September 15, 2009
Report Calls Carbon Offsets a Disaster for Averting Climate Change
by Robert Kropp
Friends of the Earth contends that international offsets allow developed countries to go on
polluting, and delay the development of a global low-carbon economy.
Under the Kyoto
Protocol, greenhouse gas (GHG) emissions from developed countries can be offset by investment
in projects in developing countries. The Clean
Development Mechanism (CDM) was created to assist developed countries in the practice, and by
March 2009, over 4,200 offset projects had been accredited by the CDM Executive Board. According to
the United Nations Framework Convention on Climate
Change (UNFCC), the CDM helps "stimulate green investment and (helps) Parties meet their
emission targets in a cost-effective way."
International carbon offsets are financial
instruments that allow companies and governments to mitigate their GHG emissions by funding
renewable energy projects in developing countries.
But will emissions offsets help
contribute to the reductions in global GHG emissions that the Intergovernmental Panel of Climate Change (IPCC) has determined is
necessary to avert the impacts of climate change? According to a recently published report by the
Friends of the Earth, offsets are unlikely to
contribute to a timely response to climate change, and in fact, are "having a disastrous impact on
the prospects for averting catastrophic climate change."
The report, entitled A
Dangerous Distraction: Why Offsets Are a Mistake that the US Cannot Afford to Make, contends
that "offsetting must not be included in US climate legislation or expanded at Copenhagen. New
proposed offsetting schemes must be dropped from negotiations, and existing offsetting mechanisms
need to be scrapped."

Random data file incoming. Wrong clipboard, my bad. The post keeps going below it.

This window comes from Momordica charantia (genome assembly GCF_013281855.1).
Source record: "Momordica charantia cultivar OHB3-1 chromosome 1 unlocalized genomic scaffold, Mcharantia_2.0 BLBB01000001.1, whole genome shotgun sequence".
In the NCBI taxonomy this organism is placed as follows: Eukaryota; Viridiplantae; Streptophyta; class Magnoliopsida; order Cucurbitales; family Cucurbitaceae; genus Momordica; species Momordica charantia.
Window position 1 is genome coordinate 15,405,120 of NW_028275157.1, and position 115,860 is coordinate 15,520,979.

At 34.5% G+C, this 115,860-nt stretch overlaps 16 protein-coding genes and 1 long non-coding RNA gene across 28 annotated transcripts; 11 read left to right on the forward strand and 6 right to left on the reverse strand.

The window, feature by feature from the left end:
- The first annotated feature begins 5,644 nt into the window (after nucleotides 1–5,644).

The report lists four arguments against offsetting. International
offsetting leads to lower GHG reductions globally, by counting actions in developing countries as
part of efforts in developed countries as well. In the absence of guarantees that offset projects
would not have occurred without such offset finance mechanisms as the World Bank's Carbon Finance Unit
(CFU), which purchases project-based GHG emissions reductions in developing countries on behalf
of contributors from developed countries, GHG emissions are likely to increase, because the
developed country is permitted to continue polluting in return for purchasing offsets.
report argues further that international offsetting weakens incentives in the US and other
developed countries to transition to a low-carbon economy in a timely manner. According to the
report, offsetting provisions in the Waxman-Markey Climate Change bill "could allow domestic
polluters to delay taking strong action up until 2029. Locking in a high-carbon infrastructure will
have severe consequences for the global climate and for our economy."
Finally, the report
contends that offsetting does not help developing countries support low-carbon development. In
fact, according to the report, "Offsetting deepens inequality in per capita carbon consumption
between developed and developing countries."
The report concludes with recommendations
that the US government commit to reducing US-based GHG emissions by 40% below 1990 levels by 2020,
reject proposals for new offset programs such as forest offsets, and help provide developing
countries with funds to support their transition to low-carbon economies, without reliance on
The implications of such recommendations for companies that have used carbon
offsets to mitigate their GHG emissions could be considerable, as it is likely that actually
reducing emissions from operations instead will require significant re-tooling of business
operations. The cost of doing so could prove to be far more expensive than mitigating through the
purchase of carbon offsets.
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